Manzke’s tacos are really good. Maybe not Mariscos Jalisco good, but well-conceived and full of flavors familiar and novel. A charcoal-roasted portobello seeps with the deep flavor of the grill, while the kitchen nails the crispy spread of griddled Jack cheese that is a hallmark of places like Super Rica. Baja’s Tacos Kokopelli lends the restaurant its Kraken taco of grilled octopus with chile de arbol, a must-try. We also enjoyed rolled potato taquitos dorados spinkled in cotija, but found the Baja fish taco slightly overcooked, raising our suspicions that the fish might have been parboiled before it was been battered and fried.
Obviously, this is merely Manzke’s side-project while he works to open his own restaurant in the former home of Camapnile. And these are just our first impressions from a pre-opening night.
Already, we’re hoping to see this very gifted chef get loose of the taqueria concept to riff on regional Mexican with his deft touch. Though Petty Cash is undeniably delicious, we don’t necessarily feel the need for a gourmet taqueria as much as we need restaurants like Playa, which divulge and celebrate the secrets, magic, and beauty of Mexican regional cuisine without treating it like some sort of in-joke.
But while you may be content enough with the pastor at Leo’s or the carnitas at Los Guichos (Petty Cash uses Cook’s Ranch pork), not every Westside chowhound is down for a drive to Guisado’s. Petty Cash gives West Hollywood something it actually needs, dependable, superior, and if you’re careful, afforadble Mexican food for people not afraid to pay a premium. We see the restaurant being a steady hangout for neighborhood residents, a curio to sample once or twice for food adventurers, and a place for the Red O crowd to hit when they want a taste of the “street.”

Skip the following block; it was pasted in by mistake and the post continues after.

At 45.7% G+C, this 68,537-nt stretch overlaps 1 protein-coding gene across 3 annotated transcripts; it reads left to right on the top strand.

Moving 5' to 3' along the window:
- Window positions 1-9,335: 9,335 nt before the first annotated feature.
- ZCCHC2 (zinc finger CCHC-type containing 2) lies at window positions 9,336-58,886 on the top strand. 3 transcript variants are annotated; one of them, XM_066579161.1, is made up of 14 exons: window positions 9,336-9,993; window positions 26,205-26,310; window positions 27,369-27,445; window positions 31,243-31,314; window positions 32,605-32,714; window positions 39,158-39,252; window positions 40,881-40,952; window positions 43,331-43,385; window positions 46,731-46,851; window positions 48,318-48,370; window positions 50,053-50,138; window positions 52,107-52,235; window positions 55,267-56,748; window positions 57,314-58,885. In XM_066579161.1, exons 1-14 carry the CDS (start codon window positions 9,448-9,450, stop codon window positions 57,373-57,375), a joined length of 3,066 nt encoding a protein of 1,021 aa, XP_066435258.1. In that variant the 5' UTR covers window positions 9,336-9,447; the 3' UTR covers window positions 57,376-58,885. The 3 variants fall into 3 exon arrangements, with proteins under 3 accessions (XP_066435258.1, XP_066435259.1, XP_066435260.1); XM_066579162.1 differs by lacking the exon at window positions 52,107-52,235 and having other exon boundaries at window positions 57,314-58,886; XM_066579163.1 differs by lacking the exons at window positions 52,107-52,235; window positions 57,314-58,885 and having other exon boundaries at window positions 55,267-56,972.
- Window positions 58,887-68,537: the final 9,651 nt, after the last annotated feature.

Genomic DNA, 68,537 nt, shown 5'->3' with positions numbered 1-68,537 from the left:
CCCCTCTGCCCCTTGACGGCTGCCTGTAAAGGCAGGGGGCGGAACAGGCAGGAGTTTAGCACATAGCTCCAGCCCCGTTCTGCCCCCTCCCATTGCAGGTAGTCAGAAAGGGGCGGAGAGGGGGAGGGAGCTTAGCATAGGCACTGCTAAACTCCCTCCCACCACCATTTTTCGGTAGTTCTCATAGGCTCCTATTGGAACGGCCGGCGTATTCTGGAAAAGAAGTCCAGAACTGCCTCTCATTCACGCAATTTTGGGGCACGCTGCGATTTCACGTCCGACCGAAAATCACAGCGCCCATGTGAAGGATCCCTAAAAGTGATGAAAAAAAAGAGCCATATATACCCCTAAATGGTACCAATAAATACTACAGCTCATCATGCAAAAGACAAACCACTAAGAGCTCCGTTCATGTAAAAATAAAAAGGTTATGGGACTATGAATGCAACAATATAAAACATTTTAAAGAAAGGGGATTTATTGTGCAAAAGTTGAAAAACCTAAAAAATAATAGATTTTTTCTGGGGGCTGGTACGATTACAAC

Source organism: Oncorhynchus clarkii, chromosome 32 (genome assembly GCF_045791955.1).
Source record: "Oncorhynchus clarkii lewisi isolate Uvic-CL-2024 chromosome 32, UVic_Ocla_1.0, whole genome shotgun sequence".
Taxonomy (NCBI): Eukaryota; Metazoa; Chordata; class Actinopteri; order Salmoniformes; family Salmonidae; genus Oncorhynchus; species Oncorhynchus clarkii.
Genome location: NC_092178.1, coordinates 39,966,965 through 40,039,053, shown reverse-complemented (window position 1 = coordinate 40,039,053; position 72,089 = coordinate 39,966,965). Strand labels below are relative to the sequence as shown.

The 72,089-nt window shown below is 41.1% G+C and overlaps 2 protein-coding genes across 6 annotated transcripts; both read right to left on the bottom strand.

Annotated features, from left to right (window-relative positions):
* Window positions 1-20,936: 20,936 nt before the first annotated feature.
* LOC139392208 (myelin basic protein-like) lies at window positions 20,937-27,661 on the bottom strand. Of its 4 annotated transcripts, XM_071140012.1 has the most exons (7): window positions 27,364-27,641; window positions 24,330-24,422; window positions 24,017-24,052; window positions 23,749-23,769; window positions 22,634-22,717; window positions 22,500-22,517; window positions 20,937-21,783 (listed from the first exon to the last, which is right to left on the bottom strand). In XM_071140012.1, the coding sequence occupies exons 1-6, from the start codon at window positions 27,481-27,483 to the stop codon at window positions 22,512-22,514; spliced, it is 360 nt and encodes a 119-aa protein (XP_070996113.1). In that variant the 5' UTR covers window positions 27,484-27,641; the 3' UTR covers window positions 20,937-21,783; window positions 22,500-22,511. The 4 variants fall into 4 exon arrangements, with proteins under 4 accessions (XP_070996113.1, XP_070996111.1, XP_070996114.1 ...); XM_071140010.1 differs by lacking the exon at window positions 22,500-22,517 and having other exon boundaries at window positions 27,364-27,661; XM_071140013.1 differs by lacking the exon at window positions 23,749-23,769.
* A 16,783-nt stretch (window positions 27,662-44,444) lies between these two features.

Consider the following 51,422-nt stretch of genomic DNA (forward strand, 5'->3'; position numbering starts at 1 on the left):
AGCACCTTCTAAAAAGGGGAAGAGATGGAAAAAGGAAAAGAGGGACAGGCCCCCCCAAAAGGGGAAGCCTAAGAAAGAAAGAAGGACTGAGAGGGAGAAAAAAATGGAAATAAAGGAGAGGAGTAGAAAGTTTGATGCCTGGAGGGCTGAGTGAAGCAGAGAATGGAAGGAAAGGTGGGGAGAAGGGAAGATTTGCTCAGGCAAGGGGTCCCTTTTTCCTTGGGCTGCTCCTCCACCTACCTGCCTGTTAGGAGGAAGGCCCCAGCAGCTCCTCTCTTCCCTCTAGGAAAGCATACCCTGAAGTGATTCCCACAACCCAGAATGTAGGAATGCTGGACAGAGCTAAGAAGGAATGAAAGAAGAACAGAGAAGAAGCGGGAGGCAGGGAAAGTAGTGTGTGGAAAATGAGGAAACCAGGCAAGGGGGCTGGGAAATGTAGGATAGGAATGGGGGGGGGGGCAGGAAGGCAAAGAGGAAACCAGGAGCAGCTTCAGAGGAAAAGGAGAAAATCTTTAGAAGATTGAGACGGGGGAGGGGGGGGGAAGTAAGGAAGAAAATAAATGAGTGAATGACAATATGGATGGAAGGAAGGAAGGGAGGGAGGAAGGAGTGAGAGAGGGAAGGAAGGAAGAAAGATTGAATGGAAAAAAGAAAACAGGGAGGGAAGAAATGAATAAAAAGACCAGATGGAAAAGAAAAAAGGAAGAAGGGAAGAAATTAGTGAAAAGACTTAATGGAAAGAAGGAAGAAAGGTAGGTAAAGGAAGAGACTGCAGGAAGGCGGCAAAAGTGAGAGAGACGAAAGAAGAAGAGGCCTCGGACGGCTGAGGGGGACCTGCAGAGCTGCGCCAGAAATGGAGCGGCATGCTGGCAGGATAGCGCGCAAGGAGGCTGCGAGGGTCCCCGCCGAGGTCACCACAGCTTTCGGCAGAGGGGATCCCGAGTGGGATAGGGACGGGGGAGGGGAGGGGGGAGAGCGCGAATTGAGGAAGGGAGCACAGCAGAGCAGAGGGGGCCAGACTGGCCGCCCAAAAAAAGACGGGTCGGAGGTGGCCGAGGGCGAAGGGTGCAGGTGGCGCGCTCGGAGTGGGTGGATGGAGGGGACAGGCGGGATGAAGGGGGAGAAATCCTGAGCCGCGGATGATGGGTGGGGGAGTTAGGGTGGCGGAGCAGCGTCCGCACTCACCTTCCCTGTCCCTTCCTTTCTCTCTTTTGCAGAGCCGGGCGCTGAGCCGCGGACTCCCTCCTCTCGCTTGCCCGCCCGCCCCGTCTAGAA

Check out the full menu below and make reservations at 323-933-5300.
Petty Cash Taqueria, 7360 Beverly Blvd. West Hollywood; 323-933-5300.
Pig Ear Nachos 12
cream poblana, soft egg
pineapple-carrot hot sauce
Cheesy Churros 5
green mole-corn dip
California Home Grown
Baby Green Salad 8
cucumber, radish, pepitas, sungold tomatoes, avocado-lime dressing
Crispy Brussels Sprouts 7
Baby Beets 8
black quinoa, kale, tamarind, pistachio, cotija cheese
Iced “North of the Border” Oysters 6 for $18
Kanpachi Ceviche 17
Ceviche Negro 12
New Zealand grouper, squid ink, mango, peanuts
Beef Hanger Steak Ceviche 9
nopales, pickled red onions, avocado
Aguachile en Molcajete
homemade clamato, wild Sonoran chiltepin
Please select a combination of 3 or more items from the list below:
Kanpachi $12, Kumamoto Oysters $9/3 pieces, Littleneck Clams $6, Octopus $8, Gulf white prawns $9, Live Santa Barbara prawn $12
Deep fried quesadilla 8
white prawns, cabbage, roasted tomato sauce
Pocho Style 7
Flour tortilla, zucchini flower, jack cheese, cream
Gringa Style 7
pork, jack cheese, avocado crema
1 Taco $4, 3 Tacos $11, 6 Tacos $21
Cook’s Ranch Pork Carnitas
salsa verde, guacamole
Prime Beef Striploin Carne Asada
refried beans, guacamole
grilled octopus, charred chile de arbol, peanuts
Baja Fish Taco +$1
beer-battered grouper, pico de gallo, cabbage
Charcoal-Roasted Portobello Mushroom
asaparagus, jack cheese, pipian
crispy tolled potato tacos, avocado, tomatillo, Cotija cheese
Beef Short Rib
white corn, black beans, avocado
Al Pastor Taco $5